It is a stance that defies the findings of our country's National Academy of Sciences, national scientific academies from around the world and 97 percent of the world's climate scientists.
Why do so many Republican senators and representatives think they are right and the world's top scientific academies and scientists are wrong? I would like to be able to chalk it up to lack of information or misinformation.
I can understand arguments over proposed policy approaches to climate change. I served in Congress for 24 years. I know these are legitimate areas for debate. What I find incomprehensible is the dogged determination by some to discredit distinguished scientists and their findings.

Boehlert continued that the "natural aversion to more government regulation" should not be used "as an excuse to deny the problem's existence." He also warned that it's short-sighted. "My fellow Republicans should understand that wholesale, ideologically based or special-interest-driven rejection of science is bad policy," he said. "And that in the long run, it's also bad politics."

Both Boehlert and Inglis stand as rare examples in their party today; as a comprehensive survey of the scene from the Center for American Progress notes, the breakdown of the incoming class on the subject is pretty bleak:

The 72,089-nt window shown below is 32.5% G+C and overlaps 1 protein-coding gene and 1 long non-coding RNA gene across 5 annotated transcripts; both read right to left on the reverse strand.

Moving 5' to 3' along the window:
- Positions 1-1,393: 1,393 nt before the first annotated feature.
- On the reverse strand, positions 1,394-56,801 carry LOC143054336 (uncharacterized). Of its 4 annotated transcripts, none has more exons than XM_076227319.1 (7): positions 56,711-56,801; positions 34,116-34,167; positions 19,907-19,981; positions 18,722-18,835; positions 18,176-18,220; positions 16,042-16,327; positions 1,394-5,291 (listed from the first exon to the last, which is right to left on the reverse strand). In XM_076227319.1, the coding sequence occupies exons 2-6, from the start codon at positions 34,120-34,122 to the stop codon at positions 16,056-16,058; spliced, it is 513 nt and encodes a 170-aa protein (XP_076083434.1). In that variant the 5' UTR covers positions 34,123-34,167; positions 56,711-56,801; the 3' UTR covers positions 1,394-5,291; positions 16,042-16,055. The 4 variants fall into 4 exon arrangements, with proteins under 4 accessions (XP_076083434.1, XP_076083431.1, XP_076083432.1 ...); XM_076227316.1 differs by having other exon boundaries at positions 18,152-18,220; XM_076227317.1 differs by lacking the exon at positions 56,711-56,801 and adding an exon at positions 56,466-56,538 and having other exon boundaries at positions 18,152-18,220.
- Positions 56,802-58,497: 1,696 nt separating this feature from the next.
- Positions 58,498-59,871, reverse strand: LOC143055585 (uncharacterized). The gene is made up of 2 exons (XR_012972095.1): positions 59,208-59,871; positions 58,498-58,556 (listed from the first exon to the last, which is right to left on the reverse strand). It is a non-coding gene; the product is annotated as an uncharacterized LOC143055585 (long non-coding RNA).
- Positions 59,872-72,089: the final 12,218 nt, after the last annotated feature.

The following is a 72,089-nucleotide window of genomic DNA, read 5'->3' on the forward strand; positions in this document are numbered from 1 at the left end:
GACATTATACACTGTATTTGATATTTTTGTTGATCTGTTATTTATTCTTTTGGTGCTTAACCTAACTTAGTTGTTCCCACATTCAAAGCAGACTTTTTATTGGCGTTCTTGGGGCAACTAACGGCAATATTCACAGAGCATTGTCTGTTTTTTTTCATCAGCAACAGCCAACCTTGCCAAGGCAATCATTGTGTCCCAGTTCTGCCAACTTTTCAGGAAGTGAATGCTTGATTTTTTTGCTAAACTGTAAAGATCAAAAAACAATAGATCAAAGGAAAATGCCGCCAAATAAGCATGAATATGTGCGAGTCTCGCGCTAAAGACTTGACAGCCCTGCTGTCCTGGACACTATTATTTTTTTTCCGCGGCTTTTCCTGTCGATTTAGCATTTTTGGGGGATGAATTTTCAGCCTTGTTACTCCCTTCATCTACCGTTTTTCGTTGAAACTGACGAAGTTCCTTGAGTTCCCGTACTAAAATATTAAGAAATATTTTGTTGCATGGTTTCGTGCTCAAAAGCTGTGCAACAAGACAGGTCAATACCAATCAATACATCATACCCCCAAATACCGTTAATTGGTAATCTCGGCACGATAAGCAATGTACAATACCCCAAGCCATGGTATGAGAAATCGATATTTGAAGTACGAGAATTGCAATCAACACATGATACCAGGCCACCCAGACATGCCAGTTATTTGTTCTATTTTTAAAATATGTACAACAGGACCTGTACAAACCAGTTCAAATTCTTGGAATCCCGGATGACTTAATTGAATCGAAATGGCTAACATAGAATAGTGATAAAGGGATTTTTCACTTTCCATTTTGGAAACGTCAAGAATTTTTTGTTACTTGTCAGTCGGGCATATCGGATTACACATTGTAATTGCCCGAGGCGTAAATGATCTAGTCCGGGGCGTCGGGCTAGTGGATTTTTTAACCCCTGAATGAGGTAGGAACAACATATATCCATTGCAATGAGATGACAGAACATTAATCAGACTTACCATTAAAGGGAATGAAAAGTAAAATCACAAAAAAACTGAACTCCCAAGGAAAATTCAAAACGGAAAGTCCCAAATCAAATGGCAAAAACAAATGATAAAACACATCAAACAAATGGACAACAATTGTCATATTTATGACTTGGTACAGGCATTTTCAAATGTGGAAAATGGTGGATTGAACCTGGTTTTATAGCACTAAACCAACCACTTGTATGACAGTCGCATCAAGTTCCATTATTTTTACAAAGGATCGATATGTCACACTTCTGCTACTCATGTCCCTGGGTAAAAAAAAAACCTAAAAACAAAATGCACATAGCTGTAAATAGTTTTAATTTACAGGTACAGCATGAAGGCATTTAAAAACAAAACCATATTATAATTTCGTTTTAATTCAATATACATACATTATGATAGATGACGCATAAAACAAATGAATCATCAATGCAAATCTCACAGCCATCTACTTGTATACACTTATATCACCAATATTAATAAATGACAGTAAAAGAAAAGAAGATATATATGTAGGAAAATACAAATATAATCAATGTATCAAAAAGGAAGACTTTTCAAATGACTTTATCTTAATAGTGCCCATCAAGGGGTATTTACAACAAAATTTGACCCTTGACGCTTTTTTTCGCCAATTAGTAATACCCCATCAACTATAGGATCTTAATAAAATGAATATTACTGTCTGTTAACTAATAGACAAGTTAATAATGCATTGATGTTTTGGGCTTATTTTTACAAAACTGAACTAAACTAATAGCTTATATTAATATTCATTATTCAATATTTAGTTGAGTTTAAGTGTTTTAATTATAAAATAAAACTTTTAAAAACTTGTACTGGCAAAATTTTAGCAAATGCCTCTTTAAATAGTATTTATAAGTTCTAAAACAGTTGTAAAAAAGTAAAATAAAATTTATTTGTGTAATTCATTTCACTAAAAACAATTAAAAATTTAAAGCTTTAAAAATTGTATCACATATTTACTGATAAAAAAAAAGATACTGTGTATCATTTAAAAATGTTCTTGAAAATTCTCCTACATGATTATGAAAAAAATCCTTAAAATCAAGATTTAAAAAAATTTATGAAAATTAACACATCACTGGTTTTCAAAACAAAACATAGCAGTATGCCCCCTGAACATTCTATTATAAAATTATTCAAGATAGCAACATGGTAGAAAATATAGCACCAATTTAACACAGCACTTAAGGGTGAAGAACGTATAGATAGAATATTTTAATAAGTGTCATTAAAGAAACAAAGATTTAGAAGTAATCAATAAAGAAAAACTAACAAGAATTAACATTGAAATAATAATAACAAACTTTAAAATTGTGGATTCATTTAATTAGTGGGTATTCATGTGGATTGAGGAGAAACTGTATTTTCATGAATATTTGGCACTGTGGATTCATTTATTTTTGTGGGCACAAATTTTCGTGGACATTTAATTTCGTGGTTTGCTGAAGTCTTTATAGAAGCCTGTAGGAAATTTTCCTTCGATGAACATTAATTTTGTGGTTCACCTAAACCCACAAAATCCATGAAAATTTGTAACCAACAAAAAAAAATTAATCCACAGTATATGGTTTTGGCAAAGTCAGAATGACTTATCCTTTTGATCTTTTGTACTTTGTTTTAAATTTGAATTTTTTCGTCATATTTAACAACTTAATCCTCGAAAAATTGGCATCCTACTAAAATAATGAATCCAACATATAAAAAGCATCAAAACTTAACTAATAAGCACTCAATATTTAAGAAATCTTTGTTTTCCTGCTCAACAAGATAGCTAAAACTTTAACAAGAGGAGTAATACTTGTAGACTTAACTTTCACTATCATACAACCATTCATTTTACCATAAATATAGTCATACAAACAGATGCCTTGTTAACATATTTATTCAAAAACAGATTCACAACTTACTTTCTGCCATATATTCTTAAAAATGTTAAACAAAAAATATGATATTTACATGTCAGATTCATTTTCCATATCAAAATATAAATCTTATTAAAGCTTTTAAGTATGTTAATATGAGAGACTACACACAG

Well over half (55 percent) of the incoming Republican caucus are climate zombies. Thirty-five of the 46 (76 percent) Republicans in the U.S. Senate next year publicly question the science of global warming. Of the 240 Republicans elected to the House of Representatives, 125 (52 percent) publicly question the science.

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Rep. Jack Kingston Announces Approps Chair Bid

| Fri Nov. 19, 2010 11:47 AM PST

Since the 2010 midterms, Republican lawmakers have gone to war over earmarks. In the Senate, the battle culminated in pro-earmark Minority Leader Mitch McConnell's concession to Sen. Jim DeMint's call for a (non-binding) ban on earmarks from GOP senators on Monday.

Despite the House's similar ban on earmarks, the debate in the lower chamber hasn't generated the same fireworks as it has in the Senate. With candidates for the chairmanship of the appropriations committee—which directs a sizable chunk of federal money, including earmarks—touting their fiscal conservative bonafides in their pursuit of the gavel. But some of the top candidates for the job, including California's Jerry Lewis and Kentucky's Hal Rogers, have garnered pretty pork-friendly reputations over the years.